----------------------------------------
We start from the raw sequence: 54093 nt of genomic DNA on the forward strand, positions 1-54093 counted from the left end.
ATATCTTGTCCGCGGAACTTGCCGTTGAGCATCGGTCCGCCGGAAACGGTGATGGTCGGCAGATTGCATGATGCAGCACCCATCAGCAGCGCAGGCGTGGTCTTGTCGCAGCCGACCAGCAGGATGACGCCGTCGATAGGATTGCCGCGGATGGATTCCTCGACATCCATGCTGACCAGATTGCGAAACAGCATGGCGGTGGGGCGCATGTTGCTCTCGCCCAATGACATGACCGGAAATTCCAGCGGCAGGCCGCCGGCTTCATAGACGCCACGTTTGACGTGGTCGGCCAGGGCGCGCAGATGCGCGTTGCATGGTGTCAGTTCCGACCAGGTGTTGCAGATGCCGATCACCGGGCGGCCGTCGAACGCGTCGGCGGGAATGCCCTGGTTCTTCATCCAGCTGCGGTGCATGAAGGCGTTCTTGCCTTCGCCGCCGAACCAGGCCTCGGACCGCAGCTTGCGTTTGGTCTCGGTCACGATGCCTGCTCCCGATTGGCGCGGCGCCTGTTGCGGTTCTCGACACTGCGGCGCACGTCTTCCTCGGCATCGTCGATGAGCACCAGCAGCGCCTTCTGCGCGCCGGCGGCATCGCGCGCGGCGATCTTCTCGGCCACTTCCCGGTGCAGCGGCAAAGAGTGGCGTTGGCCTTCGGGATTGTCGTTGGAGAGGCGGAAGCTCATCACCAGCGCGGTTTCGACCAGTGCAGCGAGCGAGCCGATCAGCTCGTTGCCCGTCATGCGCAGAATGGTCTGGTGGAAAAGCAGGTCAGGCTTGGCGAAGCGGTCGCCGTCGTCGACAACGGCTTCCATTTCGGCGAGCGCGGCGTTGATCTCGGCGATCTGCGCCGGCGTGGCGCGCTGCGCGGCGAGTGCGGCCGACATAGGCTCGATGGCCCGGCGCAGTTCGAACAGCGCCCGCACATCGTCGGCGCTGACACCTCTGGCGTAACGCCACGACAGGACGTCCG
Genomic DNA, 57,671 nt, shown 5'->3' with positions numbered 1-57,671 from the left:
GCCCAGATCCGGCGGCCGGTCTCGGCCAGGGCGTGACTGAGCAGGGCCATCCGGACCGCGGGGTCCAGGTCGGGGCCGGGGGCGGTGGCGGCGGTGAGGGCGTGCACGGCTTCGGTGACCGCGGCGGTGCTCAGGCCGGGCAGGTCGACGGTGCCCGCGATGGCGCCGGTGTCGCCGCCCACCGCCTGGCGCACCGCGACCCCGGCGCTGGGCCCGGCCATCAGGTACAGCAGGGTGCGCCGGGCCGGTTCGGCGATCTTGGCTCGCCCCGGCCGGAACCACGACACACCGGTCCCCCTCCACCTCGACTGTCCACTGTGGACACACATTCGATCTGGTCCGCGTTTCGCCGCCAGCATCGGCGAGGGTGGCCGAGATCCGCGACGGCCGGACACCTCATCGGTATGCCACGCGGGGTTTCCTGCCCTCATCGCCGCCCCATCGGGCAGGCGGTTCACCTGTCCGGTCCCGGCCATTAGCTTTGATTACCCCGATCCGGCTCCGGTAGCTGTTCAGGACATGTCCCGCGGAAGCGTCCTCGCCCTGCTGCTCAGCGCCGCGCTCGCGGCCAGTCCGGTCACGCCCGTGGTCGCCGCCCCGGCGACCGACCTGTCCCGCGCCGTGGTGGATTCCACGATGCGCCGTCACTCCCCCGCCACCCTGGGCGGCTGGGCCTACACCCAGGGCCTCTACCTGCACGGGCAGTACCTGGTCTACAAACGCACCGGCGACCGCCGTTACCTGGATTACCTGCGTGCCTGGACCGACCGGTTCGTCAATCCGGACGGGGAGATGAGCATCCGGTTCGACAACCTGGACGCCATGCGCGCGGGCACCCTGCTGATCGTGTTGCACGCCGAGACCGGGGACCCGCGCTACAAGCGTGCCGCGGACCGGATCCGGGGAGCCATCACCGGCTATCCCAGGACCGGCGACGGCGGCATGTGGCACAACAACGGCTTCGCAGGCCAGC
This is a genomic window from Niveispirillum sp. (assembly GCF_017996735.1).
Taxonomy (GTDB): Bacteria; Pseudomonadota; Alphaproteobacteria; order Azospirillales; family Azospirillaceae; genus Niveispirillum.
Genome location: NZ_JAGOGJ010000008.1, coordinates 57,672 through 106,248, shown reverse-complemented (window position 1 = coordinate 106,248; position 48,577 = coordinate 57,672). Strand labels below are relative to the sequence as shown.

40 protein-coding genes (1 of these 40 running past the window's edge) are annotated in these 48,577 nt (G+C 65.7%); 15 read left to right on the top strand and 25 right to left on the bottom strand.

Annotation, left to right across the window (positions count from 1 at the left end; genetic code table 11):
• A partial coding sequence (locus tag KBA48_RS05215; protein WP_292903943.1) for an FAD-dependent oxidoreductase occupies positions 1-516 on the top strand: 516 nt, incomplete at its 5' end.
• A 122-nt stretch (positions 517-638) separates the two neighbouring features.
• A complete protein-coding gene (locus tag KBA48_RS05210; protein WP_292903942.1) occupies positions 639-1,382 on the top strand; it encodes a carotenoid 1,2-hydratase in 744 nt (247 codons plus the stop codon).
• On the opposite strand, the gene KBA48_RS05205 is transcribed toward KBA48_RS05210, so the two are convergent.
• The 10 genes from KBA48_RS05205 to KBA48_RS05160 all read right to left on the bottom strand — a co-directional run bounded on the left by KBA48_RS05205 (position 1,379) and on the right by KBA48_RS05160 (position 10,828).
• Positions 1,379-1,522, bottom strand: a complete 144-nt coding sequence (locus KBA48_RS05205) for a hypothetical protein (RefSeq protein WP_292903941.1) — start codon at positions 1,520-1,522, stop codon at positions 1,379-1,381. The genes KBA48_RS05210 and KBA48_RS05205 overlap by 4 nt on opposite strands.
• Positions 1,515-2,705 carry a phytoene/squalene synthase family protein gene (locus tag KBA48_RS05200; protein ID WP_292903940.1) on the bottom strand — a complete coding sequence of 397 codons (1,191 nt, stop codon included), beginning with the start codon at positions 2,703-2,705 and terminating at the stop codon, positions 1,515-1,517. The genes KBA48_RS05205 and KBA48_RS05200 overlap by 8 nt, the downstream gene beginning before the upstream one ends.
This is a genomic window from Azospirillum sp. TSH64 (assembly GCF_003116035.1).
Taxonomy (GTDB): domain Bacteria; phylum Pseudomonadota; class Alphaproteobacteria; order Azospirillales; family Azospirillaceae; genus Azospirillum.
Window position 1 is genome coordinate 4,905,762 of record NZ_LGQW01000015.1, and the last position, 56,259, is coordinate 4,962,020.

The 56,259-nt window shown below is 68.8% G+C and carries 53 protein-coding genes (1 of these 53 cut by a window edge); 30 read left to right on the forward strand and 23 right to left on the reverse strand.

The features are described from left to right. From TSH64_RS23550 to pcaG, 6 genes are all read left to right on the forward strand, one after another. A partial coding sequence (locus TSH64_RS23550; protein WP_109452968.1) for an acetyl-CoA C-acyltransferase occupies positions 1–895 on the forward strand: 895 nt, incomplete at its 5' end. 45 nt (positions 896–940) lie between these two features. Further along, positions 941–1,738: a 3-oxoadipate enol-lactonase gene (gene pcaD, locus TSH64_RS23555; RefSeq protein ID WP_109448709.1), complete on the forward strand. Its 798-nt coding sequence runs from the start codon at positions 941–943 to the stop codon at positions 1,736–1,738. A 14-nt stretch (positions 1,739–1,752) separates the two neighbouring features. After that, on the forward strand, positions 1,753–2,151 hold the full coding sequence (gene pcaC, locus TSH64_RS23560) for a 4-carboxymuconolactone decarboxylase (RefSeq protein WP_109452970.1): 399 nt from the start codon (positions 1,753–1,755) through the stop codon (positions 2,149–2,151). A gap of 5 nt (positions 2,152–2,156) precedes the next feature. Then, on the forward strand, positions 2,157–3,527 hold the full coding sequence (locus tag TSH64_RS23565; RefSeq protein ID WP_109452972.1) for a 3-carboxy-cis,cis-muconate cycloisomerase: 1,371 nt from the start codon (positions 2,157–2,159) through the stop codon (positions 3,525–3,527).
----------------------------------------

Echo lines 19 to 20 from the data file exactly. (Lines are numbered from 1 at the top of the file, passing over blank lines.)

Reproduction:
Window position 1 is genome coordinate 4,905,762 of record NZ_LGQW01000015.1, and the last position, 56,259, is coordinate 4,962,020.

The 56,259-nt window shown below is 68.8% G+C and carries 53 protein-coding genes (1 of these 53 cut by a window edge); 30 read left to right on the forward strand and 23 right to left on the reverse strand.